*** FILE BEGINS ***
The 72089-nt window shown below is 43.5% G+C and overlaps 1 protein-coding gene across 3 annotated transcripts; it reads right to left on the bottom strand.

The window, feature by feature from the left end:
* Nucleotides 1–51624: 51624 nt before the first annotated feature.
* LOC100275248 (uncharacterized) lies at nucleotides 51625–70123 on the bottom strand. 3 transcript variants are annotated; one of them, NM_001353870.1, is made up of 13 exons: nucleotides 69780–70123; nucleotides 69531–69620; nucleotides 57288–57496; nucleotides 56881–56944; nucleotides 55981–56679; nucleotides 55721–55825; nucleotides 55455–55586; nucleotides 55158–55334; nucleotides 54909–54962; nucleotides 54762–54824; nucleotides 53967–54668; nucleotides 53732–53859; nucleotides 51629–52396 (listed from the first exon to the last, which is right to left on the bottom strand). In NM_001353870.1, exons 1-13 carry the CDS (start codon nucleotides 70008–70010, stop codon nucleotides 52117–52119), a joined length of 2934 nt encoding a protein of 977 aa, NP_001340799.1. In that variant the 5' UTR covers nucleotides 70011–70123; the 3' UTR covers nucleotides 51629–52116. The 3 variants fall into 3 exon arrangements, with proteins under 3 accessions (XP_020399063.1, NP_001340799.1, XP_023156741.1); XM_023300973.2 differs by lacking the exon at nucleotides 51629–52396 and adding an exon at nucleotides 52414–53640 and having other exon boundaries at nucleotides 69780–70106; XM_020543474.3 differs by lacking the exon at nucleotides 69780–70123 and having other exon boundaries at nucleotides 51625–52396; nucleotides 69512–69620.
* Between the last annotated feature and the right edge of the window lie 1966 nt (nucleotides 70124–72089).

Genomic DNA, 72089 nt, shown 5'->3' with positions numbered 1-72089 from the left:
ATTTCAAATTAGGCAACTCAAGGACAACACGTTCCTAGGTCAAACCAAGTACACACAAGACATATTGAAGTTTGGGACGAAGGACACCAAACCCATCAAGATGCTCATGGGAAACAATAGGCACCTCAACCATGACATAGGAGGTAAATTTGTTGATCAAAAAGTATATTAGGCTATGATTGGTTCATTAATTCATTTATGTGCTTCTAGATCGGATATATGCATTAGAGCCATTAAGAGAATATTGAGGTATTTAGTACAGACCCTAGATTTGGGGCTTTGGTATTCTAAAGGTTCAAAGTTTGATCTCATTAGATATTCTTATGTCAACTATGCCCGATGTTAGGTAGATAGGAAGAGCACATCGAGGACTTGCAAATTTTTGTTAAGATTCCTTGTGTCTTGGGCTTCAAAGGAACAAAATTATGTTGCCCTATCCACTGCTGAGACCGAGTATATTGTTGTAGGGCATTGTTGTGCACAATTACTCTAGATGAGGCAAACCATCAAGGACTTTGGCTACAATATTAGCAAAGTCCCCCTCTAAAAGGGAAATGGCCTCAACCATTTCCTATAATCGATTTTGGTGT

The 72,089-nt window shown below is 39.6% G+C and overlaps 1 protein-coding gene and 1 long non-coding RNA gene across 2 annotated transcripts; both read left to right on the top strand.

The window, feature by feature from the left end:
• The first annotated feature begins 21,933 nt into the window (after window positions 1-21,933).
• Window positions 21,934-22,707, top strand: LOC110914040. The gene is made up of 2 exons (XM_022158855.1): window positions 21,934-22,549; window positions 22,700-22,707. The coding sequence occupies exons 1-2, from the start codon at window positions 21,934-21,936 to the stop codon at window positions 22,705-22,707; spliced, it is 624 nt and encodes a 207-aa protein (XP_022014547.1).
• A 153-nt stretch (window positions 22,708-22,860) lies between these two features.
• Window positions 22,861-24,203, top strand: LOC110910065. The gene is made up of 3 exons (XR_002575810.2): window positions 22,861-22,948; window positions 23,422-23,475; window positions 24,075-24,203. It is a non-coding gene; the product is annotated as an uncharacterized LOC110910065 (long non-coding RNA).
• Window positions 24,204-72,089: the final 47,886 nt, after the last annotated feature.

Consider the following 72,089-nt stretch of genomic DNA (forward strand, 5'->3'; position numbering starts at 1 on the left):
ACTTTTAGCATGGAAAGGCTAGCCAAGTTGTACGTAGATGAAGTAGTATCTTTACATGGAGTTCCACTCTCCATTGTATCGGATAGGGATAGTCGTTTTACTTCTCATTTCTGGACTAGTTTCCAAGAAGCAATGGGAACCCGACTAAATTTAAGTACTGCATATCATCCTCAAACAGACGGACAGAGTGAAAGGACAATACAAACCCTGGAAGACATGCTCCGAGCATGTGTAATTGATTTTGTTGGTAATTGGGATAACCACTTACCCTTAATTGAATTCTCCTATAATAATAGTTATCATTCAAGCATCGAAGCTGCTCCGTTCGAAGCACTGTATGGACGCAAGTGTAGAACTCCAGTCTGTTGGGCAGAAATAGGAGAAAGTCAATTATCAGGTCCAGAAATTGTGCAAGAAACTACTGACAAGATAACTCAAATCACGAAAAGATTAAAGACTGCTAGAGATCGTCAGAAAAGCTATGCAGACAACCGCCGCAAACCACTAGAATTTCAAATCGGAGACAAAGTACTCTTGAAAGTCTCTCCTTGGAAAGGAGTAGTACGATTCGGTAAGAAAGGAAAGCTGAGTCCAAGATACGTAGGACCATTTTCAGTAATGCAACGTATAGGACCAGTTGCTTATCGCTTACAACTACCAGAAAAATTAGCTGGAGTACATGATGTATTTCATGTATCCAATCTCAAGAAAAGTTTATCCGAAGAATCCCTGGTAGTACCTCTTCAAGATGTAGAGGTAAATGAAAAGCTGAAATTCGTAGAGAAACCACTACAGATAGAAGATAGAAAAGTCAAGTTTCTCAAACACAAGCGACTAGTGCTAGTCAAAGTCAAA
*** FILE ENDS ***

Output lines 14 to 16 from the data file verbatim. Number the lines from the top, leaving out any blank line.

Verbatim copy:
• Window positions 24,204-72,089: the final 47,886 nt, after the last annotated feature.

Consider the following 72,089-nt stretch of genomic DNA (forward strand, 5'->3'; position numbering starts at 1 on the left):
ACTTTTAGCATGGAAAGGCTAGCCAAGTTGTACGTAGATGAAGTAGTATCTTTACATGGAGTTCCACTCTCCATTGTATCGGATAGGGATAGTCGTTTTACTTCTCATTTCTGGACTAGTTTCCAAGAAGCAATGGGAACCCGACTAAATTTAAGTACTGCATATCATCCTCAAACAGACGGACAGAGTGAAAGGACAATACAAACCCTGGAAGACATGCTCCGAGCATGTGTAATTGATTTTGTTGGTAATTGGGATAACCACTTACCCTTAATTGAATTCTCCTATAATAATAGTTATCATTCAAGCATCGAAGCTGCTCCGTTCGAAGCACTGTATGGACGCAAGTGTAGAACTCCAGTCTGTTGGGCAGAAATAGGAGAAAGTCAATTATCAGGTCCAGAAATTGTGCAAGAAACTACTGACAAGATAACTCAAATCACGAAAAGATTAAAGACTGCTAGAGATCGTCAGAAAAGCTATGCAGACAACCGCCGCAAACCACTAGAATTTCAAATCGGAGACAAAGTACTCTTGAAAGTCTCTCCTTGGAAAGGAGTAGTACGATTCGGTAAGAAAGGAAAGCTGAGTCCAAGATACGTAGGACCATTTTCAGTAATGCAACGTATAGGACCAGTTGCTTATCGCTTACAACTACCAGAAAAATTAGCTGGAGTACATGATGTATTTCATGTATCCAATCTCAAGAAAAGTTTATCCGAAGAATCCCTGGTAGTACCTCTTCAAGATGTAGAGGTAAATGAAAAGCTGAAATTCGTAGAGAAACCACTACAGATAGAAGATAGAAAAGTCAAGTTTCTCAAACACAAGCGACTAGTGCTAGTCAAAGTCAAA